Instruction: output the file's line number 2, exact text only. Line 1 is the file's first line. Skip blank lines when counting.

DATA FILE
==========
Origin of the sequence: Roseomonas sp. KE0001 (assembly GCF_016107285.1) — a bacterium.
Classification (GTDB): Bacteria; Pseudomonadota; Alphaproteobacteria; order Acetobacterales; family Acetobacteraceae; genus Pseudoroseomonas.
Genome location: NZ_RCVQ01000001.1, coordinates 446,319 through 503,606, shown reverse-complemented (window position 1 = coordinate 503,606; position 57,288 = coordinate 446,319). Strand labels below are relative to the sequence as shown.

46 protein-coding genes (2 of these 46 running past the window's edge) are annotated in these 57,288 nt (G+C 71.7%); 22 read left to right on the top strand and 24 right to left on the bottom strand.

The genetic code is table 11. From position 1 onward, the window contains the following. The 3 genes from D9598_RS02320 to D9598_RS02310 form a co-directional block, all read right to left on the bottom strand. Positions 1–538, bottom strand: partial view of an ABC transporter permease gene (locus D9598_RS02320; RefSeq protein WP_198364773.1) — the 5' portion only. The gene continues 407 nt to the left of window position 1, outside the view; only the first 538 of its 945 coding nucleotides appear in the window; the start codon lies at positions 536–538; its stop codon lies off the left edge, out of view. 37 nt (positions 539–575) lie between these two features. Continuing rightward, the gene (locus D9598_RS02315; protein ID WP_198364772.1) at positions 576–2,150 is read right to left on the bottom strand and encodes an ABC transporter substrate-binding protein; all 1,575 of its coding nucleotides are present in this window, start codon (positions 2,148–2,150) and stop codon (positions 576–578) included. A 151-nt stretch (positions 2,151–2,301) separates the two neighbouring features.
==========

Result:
Classification (GTDB): Bacteria; Pseudomonadota; Alphaproteobacteria; order Acetobacterales; family Acetobacteraceae; genus Pseudoroseomonas.